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Sara Chong Kwan

Lecturer in Cultural and Historical Studies
London College of Fashion
Researcher Research
Sara  Chong Kwan


Sara is a lecturer in Cultural and Historical Studies at London College of Fashion, UAL.
Her research interests focus around the sensory and embodied dimensions of dress and her doctoral study is titled: Making Sense of Everyday Dress: Integrating multi-sensory experience within our understanding of contemporary dress in the UK.
Sara has co-organised a number of conferences, notably the ‘Fashion and the Senses Symposium’ in 2015 at LCF.
She has also co-edited a journal special edition on ‘Fashion and Memory’ in Critical Studies in Fashion and Beauty 5/2.
In her previous career, Sara worked in magazine publishing, and gained a degree in Menswear Design from Central St Martins before opening an independent designer clothing store in Brighton.
Research interests/areas of expertise:
Dress and fashion studies - Everyday dress practices and identity
Social and sensory 'atmospheres' of the dressed body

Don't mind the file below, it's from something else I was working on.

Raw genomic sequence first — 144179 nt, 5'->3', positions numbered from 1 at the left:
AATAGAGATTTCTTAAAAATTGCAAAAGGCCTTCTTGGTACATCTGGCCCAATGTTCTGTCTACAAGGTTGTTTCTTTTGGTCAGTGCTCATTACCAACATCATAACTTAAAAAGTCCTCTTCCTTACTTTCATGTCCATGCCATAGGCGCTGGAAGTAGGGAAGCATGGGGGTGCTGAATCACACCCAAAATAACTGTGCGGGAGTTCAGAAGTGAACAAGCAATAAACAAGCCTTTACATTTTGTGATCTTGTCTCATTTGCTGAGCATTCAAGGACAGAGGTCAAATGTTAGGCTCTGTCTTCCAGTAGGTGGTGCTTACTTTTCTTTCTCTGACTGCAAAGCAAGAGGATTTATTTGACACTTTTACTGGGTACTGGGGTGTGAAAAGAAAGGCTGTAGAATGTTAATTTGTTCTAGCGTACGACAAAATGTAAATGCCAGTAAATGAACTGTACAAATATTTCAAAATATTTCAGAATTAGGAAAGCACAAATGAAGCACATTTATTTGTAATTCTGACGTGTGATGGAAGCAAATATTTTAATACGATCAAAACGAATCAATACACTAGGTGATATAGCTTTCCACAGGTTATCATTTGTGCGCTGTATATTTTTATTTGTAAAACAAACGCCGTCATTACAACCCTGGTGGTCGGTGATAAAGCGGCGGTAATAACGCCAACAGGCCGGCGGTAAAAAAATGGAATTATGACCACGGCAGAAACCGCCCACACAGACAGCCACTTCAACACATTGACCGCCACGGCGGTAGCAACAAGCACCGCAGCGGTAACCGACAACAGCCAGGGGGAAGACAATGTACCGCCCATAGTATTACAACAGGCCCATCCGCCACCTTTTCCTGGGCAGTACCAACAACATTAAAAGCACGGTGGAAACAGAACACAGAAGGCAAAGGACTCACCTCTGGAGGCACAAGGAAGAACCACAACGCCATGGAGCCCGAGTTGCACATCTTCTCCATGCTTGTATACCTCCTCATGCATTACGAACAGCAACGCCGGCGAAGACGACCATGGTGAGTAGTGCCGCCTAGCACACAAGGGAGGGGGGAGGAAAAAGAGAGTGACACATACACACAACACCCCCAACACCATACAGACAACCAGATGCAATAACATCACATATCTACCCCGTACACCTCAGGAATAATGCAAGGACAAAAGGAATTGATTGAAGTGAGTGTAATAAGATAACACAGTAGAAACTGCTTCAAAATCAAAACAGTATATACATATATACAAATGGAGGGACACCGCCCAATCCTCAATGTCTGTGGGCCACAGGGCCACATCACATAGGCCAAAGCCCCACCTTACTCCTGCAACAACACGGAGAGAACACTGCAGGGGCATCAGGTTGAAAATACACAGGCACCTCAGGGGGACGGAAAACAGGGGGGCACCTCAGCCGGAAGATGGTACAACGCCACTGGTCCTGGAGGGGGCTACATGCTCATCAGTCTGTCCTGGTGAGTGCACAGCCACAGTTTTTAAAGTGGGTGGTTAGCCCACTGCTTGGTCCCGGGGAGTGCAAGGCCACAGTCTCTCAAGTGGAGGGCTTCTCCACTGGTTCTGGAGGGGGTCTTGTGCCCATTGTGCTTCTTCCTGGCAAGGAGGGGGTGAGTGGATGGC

Fashion and memory
Embodied research methods
Sensory studies and methodologies
Material Culture - object analysis
Expanded fashion research methods
Sociology and anthropology
Fashion design practice

Grants and awards

(Figures indicate amount awarded to UAL)

  • University of the arts london, Research Studentship

Past research students

  • Bin Gao, The emerging Chinese fashion designer-entrepreneurs under the influence of London's fashion education and Chinese business cycle (2008-2018) (Joint supervisor)
  • Lucy Holzhauer-Conti, 'De um falso brilhante, eu fiz fantasia (Vai Vai 2015) - 'From a mere particle of glitter, I made a fantasy': A samba Dancer's Costume (Joint supervisor)
  • Yuri of Kwan, An investigation on dress as a national representation: The construction of Singapore as a multicultural nation and its effect on ethnic dress.
  • Angela Leung, To what extent does qipao reflect the continuing east-and-west power relationship (Joint supervisor)
  • Kaja Pietkiewicz, Poetics of the white wedding dress in the Nineteenth Century fictional literature. Textual analysis based on Charles Dickens 'Great expectations' and Gustav Flaubert 'Madame Bovary' (Joint supervisor)
  • Karley Thompson, How does growing up in, or moving to, a predominantly white area affect the way that black women express themselves through dressed experience? (Joint supervisor)


Accessories, footwear and jewellery
Curation and culture
Fashion business
Fashion communication
Fashion design
Fashion making and pattern cutting
Fashion styling and make up
Textiles and materials